The weather cleared up a bit by the time we got back to the parking lot, but it still was foggy around. Don’t think there would have been a view from the top still. There were five cars now, and a group of ATV/dirt bike guys who were taking a break from riding around. Down the road a few minutes, there were a few more vehicles from people who wouldn’t make it up the steepest part toward the end. I saw one guy walking, and the other folks on the trail said they drove up and then switched into their friends car for the end.

I got the technique for going over those big berms down quite good and only really hit my trailer hitch twice and my front bumper two or three times. None of my bits fell off and there was no damage to my vehicle, so I consider it a success! Just a few scrapes on the front bumper (as you can see in a photo below). However, as I said before, I’ll seriously debate going back up in that car. Even with great technique, it still took us a full hour to drive all the way to the bottom – I checked on my GPS, and we drove up a vertical kilometer.

Now for links! First, here’s our Google Maps track:

And then the full photo album (244 photos):

For directions, I printed out the trail report from Club Tread:

The descriptions for driving to the trail head and for the actual trail worked out great – although my GPS tracked it at 11.8 km instead of the 8.5 km from the report. I also, clocked the elevation gain at 905 meters instead of 715m. Strangely contrary to those stats, it recommended 4.5 hours return, and we did it in 3.5 hours.

Paul Romein

Golden Ears Trip Report

Tuesday, August 3rd, 2010

I found an awesome website where people come and post trip reports on hikes they’ve just done, and I had to jump on board. From their homepage:

“Clubtread is an online community dedicated to the outdoors. We are a group of outdoors enthusiasts who get together online to share ideas, trip reports, photographs, and advice. Our message board is one of the primary methods to communicate with others, plan trips, and talk gear.”

Naturally, I had to post our Golden Ears trip report up there. You can find it at this url:

It’s pretty crazy because in the first 45 minutes, I’ve already had 45 readers and 2 comments. I’ve copied the content of my post below:

Living in the lower mainland, I stare up at Golden Ears every day. It’s kind of like the big mountain that’s just sitting there laughing at me for having never climbed it. I attempted it last year with my uncle, but he sprained his ankle at the 9km marker and we had to turn back. It’s been a long year looking up at it, but I finally assembled my team and we embarked on a “lazy” overnight trip up to the peak. There were five us us total – two of which had never hiked before. We left the parking lot at 8:50am.

We hiked into the first campsite which was half-way at the 6km marker (arrived 11:20am). As a group, we were energetic and decided to push onto the second campsite, which is at the 11km marker, instead of dropping our packs and going with day-packs the rest of the way. By the way – the only outhouse along the entire trail is about 50 meters past the first campsite. After the first campsite, the trail starts heading much more vertical.

Notice the switchbacks start just after the campsite:

For the two new people, I had lightened their pack to just their clothes and sleeping bag, but we had to carry one of their packs for them when it got steep.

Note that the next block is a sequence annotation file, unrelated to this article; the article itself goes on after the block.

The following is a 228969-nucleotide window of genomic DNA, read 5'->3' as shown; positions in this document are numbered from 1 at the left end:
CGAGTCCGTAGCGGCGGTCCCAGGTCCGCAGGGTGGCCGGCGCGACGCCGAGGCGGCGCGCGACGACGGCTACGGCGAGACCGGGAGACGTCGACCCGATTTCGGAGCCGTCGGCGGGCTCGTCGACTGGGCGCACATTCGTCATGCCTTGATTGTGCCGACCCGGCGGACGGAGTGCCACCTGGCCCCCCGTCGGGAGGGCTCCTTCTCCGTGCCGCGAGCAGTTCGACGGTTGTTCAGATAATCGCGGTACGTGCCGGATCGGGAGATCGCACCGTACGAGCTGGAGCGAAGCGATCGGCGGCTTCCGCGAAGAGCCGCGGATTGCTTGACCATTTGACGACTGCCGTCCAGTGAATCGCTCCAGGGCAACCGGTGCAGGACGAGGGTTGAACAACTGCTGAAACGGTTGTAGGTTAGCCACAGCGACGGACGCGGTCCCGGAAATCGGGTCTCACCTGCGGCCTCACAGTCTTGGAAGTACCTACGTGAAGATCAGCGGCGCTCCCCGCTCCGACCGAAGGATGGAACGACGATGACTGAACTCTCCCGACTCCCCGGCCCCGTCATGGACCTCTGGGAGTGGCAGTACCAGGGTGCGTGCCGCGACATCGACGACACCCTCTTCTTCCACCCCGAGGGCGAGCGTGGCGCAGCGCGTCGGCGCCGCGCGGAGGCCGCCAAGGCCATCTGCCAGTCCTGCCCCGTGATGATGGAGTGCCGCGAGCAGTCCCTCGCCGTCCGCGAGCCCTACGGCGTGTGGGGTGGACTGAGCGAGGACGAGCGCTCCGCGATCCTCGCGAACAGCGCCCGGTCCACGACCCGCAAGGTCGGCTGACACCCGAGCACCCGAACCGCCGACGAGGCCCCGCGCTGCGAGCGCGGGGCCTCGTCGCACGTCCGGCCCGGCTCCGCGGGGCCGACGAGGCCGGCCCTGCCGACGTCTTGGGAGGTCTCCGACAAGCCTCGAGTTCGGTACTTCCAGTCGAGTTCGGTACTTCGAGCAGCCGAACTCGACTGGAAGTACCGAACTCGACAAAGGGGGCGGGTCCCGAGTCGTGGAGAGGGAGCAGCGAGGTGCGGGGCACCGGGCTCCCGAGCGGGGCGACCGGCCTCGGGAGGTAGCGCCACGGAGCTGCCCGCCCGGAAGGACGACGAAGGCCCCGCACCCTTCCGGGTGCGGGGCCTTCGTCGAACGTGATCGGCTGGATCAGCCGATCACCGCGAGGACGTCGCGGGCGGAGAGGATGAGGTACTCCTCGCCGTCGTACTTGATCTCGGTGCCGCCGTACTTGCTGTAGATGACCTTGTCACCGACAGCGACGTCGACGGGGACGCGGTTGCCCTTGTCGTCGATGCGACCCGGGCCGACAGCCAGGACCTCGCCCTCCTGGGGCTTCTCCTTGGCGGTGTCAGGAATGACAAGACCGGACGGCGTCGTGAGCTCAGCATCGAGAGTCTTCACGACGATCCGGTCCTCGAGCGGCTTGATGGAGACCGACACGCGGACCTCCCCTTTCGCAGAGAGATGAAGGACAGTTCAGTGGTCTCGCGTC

Now there was a long stretch there where we ran really low on water. There was a stream just before the first campsite (approx 5.5km marker), and the next was just before the second campsite (approx 10.5km marker). This didn’t bode too well for my inexperienced hiker friends who needed the water =( We also stopped for lunch on the way. We arrived at the second campsite at 5:22pm. We were the first group up here that would go on to tent up here for the night! We relaxed for a bit before three of us continued on to the summit. We didn’t quite know the trail because there was lots of snow, so we kind of made our own path. Eventually we found the trail.

The view from the top is the best I’ve ever seen of the lower mainland. I went on a little stroll up Dog Mountain (up Seymour) later to compare it, and I still stand by the view from Golden Ears. It was awesome! We summited at 6:30pm.

Back at the campsite, I surprised everyone with a freezing cold bottle of white wine that I had buried in the snow before we started for the summit! We ate like kings! Idahoan’s Roasted Garlic mashed potatoes, three cheese smokies, and white wine, followed by tea & hot chocolate.

In the morning, we walked on down the mountain, leaving the campsite at 10:17am. The stroll down was much easier, as always. It was tons of fun boot-skiing down in the snowy areas.

We got back to the lower campsite at exactly 2:00pm. Down there, we wandered towards the river but it took about 10-15 minutes of bushwhacking to make it to the water and I would not recommend doing it. Just walk down the trail another 500 meters to where we stopped for lunch and there’s extra easy access to the stream. To pamper ourselves some more, we cooked the last of the smokies and Idahoen’s for lunch. Got back hiking at 2:50pm.

The last stretch was nice and easy, and we made it back to the cars at 4:45pm.

Lastly, here’s our Google Maps tracks:

Now for an experienced hiker like myself, it wasn’t bad at all, but this trip goes to show that with enough time and determination, almost anyone can get up that mountain! I’m really proud of our team for all their hard work – and I hope to have them come out again. After all, it’s all about getting out and enjoying nature with friends!

Paul Romein

PS: First time posting, and I probably wrote way too much – sorry!